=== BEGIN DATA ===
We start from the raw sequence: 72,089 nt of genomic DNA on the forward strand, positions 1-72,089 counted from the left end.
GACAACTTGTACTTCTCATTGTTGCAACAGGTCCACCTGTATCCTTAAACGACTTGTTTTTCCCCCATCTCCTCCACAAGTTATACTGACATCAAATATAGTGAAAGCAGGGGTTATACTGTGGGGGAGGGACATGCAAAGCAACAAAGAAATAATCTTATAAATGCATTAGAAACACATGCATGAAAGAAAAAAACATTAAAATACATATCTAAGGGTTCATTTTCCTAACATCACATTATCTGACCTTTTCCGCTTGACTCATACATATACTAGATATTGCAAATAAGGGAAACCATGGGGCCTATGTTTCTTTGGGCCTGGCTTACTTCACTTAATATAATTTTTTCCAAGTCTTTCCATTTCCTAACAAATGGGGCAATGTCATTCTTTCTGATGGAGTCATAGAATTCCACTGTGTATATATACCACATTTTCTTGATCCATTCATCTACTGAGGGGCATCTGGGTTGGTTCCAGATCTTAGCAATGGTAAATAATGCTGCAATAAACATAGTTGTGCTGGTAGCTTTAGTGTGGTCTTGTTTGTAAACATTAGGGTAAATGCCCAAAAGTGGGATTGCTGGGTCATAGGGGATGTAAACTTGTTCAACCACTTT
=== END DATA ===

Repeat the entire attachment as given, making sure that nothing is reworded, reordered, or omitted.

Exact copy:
We start from the raw sequence: 72,089 nt of genomic DNA on the forward strand, positions 1-72,089 counted from the left end.
GACAACTTGTACTTCTCATTGTTGCAACAGGTCCACCTGTATCCTTAAACGACTTGTTTTTCCCCCATCTCCTCCACAAGTTATACTGACATCAAATATAGTGAAAGCAGGGGTTATACTGTGGGGGAGGGACATGCAAAGCAACAAAGAAATAATCTTATAAATGCATTAGAAACACATGCATGAAAGAAAAAAACATTAAAATACATATCTAAGGGTTCATTTTCCTAACATCACATTATCTGACCTTTTCCGCTTGACTCATACATATACTAGATATTGCAAATAAGGGAAACCATGGGGCCTATGTTTCTTTGGGCCTGGCTTACTTCACTTAATATAATTTTTTCCAAGTCTTTCCATTTCCTAACAAATGGGGCAATGTCATTCTTTCTGATGGAGTCATAGAATTCCACTGTGTATATATACCACATTTTCTTGATCCATTCATCTACTGAGGGGCATCTGGGTTGGTTCCAGATCTTAGCAATGGTAAATAATGCTGCAATAAACATAGTTGTGCTGGTAGCTTTAGTGTGGTCTTGTTTGTAAACATTAGGGTAAATGCCCAAAAGTGGGATTGCTGGGTCATAGGGGATGTAAACTTGTTCAACCACTTT